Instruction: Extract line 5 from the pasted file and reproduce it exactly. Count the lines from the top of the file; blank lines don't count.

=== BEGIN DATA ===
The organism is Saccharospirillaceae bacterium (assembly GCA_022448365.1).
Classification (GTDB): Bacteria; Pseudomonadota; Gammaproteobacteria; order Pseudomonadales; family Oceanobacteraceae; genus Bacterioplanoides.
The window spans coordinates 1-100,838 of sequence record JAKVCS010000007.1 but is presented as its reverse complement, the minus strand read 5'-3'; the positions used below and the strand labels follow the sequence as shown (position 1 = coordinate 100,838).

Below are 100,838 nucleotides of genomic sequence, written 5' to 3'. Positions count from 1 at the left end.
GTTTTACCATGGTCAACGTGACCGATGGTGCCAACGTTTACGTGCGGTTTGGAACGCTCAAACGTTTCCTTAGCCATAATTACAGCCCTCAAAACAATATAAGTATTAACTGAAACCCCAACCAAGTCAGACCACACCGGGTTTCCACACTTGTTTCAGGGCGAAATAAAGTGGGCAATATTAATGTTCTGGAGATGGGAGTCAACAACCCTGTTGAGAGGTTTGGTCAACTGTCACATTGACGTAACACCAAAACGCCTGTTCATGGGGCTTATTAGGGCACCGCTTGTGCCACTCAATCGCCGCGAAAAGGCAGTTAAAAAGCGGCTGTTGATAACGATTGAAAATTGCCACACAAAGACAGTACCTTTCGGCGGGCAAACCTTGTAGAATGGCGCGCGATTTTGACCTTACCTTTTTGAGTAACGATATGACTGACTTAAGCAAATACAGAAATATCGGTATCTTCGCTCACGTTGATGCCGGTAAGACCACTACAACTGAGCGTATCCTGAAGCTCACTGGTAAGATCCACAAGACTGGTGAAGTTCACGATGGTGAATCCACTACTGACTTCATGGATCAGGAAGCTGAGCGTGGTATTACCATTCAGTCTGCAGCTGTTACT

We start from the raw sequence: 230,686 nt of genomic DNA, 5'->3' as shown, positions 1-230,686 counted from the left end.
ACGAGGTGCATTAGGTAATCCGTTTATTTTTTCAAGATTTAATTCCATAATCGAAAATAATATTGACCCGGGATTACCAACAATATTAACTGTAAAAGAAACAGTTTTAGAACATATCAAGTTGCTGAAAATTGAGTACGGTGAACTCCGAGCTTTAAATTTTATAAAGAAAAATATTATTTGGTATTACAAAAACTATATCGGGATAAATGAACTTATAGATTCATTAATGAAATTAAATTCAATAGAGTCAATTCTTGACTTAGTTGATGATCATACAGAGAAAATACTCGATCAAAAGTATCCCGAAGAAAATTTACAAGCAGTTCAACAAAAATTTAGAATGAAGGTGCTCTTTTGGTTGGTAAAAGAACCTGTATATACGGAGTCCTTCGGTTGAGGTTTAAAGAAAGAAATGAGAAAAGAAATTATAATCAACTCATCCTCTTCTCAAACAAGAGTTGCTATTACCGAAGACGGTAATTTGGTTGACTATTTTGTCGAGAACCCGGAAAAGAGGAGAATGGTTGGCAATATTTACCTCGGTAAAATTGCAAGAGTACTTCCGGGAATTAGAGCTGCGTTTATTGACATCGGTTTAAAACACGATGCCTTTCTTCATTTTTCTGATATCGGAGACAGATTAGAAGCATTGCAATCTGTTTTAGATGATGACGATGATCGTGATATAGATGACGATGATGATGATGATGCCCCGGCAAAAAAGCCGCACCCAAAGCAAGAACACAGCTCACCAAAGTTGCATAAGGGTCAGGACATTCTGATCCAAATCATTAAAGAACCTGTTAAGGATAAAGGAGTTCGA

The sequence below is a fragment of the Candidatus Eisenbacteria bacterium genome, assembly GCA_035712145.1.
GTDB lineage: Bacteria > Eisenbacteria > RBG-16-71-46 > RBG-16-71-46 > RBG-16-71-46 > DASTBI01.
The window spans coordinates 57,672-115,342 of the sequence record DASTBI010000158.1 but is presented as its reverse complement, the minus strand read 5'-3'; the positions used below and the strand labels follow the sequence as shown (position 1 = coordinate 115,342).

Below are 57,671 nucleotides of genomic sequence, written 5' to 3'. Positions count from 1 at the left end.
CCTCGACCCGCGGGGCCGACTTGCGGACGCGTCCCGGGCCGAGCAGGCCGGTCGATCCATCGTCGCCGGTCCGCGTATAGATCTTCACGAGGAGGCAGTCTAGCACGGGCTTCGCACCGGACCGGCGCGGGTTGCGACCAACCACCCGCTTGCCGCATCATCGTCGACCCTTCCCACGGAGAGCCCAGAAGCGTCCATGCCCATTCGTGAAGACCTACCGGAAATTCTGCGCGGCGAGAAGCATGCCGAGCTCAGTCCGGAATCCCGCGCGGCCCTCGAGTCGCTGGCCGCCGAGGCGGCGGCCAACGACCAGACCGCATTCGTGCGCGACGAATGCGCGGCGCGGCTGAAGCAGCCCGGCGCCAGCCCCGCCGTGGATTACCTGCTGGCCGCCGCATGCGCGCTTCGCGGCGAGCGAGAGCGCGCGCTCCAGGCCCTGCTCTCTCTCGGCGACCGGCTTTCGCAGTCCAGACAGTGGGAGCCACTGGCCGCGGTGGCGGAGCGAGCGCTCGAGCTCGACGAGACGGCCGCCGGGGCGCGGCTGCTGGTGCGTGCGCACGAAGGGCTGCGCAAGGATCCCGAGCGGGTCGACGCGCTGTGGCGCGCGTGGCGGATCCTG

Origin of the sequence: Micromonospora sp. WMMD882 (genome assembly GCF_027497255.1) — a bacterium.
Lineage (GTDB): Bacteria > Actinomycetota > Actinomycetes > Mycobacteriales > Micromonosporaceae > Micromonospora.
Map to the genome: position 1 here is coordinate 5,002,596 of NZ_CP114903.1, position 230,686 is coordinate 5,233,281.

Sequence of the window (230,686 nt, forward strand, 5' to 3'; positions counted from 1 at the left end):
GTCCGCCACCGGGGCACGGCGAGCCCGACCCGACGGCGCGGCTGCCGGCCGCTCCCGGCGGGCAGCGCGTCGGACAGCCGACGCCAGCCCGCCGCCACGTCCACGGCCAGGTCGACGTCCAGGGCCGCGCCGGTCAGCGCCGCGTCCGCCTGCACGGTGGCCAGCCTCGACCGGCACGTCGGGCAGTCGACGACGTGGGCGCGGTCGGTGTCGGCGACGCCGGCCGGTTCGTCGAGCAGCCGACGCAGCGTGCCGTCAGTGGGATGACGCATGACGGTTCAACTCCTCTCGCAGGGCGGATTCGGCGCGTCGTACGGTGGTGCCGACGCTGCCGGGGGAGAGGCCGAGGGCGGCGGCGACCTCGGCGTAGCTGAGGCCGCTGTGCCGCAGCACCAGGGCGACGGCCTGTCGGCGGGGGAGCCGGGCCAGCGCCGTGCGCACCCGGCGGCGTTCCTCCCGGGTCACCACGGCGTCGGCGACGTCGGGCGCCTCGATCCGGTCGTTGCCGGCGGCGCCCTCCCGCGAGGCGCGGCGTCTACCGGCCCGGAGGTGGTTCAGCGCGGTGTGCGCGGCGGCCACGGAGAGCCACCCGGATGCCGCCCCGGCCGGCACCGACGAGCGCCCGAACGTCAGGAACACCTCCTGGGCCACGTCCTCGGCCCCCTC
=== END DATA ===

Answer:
GTTTTACCATGGTCAACGTGACCGATGGTGCCAACGTTTACGTGCGGTTTGGAACGCTCAAACGTTTCCTTAGCCATAATTACAGCCCTCAAAACAATATAAGTATTAACTGAAACCCCAACCAAGTCAGACCACACCGGGTTTCCACACTTGTTTCAGGGCGAAATAAAGTGGGCAATATTAATGTTCTGGAGATGGGAGTCAACAACCCTGTTGAGAGGTTTGGTCAACTGTCACATTGACGTAACACCAAAACGCCTGTTCATGGGGCTTATTAGGGCACCGCTTGTGCCACTCAATCGCCGCGAAAAGGCAGTTAAAAAGCGGCTGTTGATAACGATTGAAAATTGCCACACAAAGACAGTACCTTTCGGCGGGCAAACCTTGTAGAATGGCGCGCGATTTTGACCTTACCTTTTTGAGTAACGATATGACTGACTTAAGCAAATACAGAAATATCGGTATCTTCGCTCACGTTGATGCCGGTAAGACCACTACAACTGAGCGTATCCTGAAGCTCACTGGTAAGATCCACAAGACTGGTGAAGTTCACGATGGTGAATCCACTACTGACTTCATGGATCAGGAAGCTGAGCGTGGTATTACCATTCAGTCTGCAGCTGTTACT